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Dining deliberations

One summer in the 1970s, when I was a columnist with a Philadelphia newspaper, an editor—evidently abandoning his struggle against temporary insanity—asked me to write weekly reviews of restaurants on the Jersey Shore.

I can’t remember the name of the crowded seafood place or even which town it was in, but a wisecrack I made in one review stays with me. As I recall, I wrote that my badly charred “grilled” lobster—giddily described on the menu as “Just Arrived From Maine!”—evidently had “hitchhiked down the coast but had a hard time getting a ride because of its appearance.”

"I’ll have the canned ham to go."

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That snarky line got quoted appreciatively along with a few of my other zingers over the summer, and I was rather pleased with my wit for a while. But the reason I recall this today is my realization that I was really just a 25-year-old snotnose who didn’t know a canapé from a cantaloupe, an amuse-bouche from an amusement park, so I really had no business reviewing restaurants, even if it was just for a summer.

On the other hand, that poor lobster was burnt almost to a degree where the fire inspector could have been summoned. Plus, the restaurant was overpriced and overcrowded and smelled of sweat, grease, and Coppertone. So even though I had no food-writer credentials, I don’t think I misled anyone with that review.

Today, I leave the restaurant reviewing to others and rely on the abundance of credible critiques in big newspapers and magazines and online, on Open Table, TripAdvisor, Yelp, Zagat, Zomato (formerly Urbanspoon), and the like. I also benefit from that trusty, age-old technique, word of mouth.

I’m pretty good at aggregating and evaluating all this information, but I’m also busy and not inclined to wander afar. A poll last year by Statistical Surveys showed that most business travelers feel similarly: over 90 percent say that when they’re choosing a hotel, proximity to good restaurants is very important (57 percent) or somewhat important (37 percent).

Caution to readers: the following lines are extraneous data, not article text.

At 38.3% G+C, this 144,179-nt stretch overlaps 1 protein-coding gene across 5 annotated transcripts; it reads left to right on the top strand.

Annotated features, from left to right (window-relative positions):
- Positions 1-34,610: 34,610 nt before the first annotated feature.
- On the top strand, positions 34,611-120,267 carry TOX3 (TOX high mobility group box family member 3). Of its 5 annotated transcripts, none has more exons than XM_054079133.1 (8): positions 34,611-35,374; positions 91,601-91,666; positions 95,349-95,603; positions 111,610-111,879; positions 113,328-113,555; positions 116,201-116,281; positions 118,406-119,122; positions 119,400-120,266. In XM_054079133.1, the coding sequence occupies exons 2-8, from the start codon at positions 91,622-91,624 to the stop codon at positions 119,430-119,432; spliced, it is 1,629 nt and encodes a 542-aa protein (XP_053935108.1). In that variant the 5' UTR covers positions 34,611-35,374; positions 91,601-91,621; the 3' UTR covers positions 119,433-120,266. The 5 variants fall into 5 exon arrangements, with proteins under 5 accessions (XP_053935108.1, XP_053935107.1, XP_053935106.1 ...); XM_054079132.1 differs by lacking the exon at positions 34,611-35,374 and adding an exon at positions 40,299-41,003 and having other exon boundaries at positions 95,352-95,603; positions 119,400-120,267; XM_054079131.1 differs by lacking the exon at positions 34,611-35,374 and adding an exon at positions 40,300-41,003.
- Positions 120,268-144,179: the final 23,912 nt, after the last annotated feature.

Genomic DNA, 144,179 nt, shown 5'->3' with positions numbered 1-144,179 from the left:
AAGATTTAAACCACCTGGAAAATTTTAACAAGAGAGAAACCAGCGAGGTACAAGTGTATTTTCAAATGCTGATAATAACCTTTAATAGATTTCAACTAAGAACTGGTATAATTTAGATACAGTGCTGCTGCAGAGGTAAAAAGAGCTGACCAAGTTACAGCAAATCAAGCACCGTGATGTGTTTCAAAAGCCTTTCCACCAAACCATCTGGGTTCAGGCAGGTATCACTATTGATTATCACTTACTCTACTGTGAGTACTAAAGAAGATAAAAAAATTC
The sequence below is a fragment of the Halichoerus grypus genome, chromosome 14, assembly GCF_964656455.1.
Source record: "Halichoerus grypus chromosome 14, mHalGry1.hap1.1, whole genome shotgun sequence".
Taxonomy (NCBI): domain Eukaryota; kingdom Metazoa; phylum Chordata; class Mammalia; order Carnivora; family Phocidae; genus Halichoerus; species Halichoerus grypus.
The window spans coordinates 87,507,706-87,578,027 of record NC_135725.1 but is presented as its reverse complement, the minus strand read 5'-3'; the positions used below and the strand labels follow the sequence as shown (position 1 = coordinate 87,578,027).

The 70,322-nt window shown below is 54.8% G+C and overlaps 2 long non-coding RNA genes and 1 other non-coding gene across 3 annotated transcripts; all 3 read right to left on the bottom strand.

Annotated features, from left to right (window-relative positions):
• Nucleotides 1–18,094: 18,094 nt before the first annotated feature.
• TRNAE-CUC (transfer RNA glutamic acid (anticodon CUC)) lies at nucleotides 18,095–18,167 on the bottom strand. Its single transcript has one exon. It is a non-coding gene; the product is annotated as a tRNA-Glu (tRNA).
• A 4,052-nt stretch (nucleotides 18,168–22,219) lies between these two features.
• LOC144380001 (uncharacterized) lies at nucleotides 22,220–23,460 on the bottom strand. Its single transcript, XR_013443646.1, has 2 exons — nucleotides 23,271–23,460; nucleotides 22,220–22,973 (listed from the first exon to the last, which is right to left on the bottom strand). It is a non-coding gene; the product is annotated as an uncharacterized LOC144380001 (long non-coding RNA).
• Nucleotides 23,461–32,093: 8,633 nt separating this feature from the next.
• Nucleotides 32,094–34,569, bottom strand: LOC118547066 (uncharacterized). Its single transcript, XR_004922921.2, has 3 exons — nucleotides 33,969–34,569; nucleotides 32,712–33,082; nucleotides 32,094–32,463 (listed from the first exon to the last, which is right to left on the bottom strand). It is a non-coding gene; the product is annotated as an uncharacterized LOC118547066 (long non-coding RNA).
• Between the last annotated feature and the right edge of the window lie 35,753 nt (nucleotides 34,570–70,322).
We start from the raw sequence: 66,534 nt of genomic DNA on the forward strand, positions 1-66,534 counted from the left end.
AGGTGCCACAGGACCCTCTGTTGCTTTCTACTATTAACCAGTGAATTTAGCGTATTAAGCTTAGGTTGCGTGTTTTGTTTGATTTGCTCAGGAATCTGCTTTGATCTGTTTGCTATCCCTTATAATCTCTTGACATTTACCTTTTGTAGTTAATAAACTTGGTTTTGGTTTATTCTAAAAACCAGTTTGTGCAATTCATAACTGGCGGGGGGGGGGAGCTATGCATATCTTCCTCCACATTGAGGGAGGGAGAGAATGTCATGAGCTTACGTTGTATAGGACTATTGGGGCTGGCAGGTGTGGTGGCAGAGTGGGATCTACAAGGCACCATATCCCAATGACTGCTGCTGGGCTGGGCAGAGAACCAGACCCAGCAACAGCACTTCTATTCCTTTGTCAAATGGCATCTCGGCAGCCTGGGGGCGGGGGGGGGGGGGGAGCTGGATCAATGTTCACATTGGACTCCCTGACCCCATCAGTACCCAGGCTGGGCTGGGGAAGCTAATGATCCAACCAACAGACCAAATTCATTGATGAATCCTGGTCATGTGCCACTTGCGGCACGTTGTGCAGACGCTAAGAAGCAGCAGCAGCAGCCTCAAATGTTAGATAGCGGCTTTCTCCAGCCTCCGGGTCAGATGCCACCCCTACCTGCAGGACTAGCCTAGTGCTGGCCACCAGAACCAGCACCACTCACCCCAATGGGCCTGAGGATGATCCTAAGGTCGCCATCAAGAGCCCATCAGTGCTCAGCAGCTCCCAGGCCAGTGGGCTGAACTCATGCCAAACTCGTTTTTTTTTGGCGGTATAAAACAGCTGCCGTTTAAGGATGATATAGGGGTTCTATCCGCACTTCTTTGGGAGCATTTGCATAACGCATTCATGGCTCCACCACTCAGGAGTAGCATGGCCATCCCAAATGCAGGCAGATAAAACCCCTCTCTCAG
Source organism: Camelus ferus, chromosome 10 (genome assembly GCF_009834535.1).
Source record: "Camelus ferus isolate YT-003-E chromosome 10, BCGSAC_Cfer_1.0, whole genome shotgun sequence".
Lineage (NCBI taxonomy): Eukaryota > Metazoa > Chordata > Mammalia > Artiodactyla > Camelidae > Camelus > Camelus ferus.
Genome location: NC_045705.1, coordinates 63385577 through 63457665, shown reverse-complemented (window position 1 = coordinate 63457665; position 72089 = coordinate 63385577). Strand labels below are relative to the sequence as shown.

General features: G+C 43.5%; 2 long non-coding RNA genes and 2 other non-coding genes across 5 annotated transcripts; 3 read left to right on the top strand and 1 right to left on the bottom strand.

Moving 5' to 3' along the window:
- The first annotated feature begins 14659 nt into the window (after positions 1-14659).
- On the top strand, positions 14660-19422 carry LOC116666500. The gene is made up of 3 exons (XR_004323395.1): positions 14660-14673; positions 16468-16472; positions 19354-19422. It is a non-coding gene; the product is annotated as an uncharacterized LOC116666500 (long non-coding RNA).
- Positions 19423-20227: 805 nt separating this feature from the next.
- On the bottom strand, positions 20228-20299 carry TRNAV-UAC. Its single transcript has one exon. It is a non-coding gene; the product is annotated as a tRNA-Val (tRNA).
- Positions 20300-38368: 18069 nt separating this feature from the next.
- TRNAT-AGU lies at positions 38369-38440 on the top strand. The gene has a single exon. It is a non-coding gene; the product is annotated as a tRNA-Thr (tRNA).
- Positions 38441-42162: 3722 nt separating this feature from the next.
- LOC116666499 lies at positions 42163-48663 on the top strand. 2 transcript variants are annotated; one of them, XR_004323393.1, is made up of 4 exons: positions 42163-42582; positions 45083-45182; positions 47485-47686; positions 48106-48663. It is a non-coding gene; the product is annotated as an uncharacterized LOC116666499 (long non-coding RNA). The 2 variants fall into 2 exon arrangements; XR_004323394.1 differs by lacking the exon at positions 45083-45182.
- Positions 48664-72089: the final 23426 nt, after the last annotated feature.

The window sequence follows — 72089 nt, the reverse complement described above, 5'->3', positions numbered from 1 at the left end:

Sometimes, even down the block isn’t enough proximity for me: I’ve written here previously about my own occasional barbarisms in dining when on the road, including my decision after a hectic day some years ago to buy a canned ham and rolls at a Walgreen’s and retreat to my hotel room for a sandwich, a cold beer, and a good night’s sleep. So you’ll consider the source when I write on the important topic of dining.

At any rate, it’s often difficult to know what to believe about restaurants. Some sophisticated frequent travelers can give you a pretty good argument, for example, that the beloved Café Provence in Prairie Village, Kansas, stacks up well against Bouley in TriBeca. Guardian critic Jay Rayner, meanwhile, makes a strong case that quality at the widely acclaimed Le Cinq at the George V in Paris has plummeted. Who’s right?

My favorite and most-trusted food writer is the late Anthony Bourdain, a celebrity chef who referred to himself simply as a “cook” and maintained modestly that cooking is simply a matter of “applying heat to protein.” I especially value his advice not to dunk your nigiri in soy sauce and “if the rice is good, complement your sushi chef.”

Besides listening to Bourdain, I sometimes consult reviews, and when I do, I tend to give the most weight to the bad ones, which I find generally more reliable than the often overly excited good ones. Last year, in an annual collection of “Bad Restaurant Reviews,” Vox Media’s Eater.com cited a review of a trendy, very chichi Italian restaurant in Philadelphia that said the food resembled “casino cooking” and the place smelled of “body sweat, cleaning fluid, and strong cologne.”

The writer was Craig LaBan, the award-winning and highly credentialed food critic of the Philadelphia Inquirer. My old paper.    

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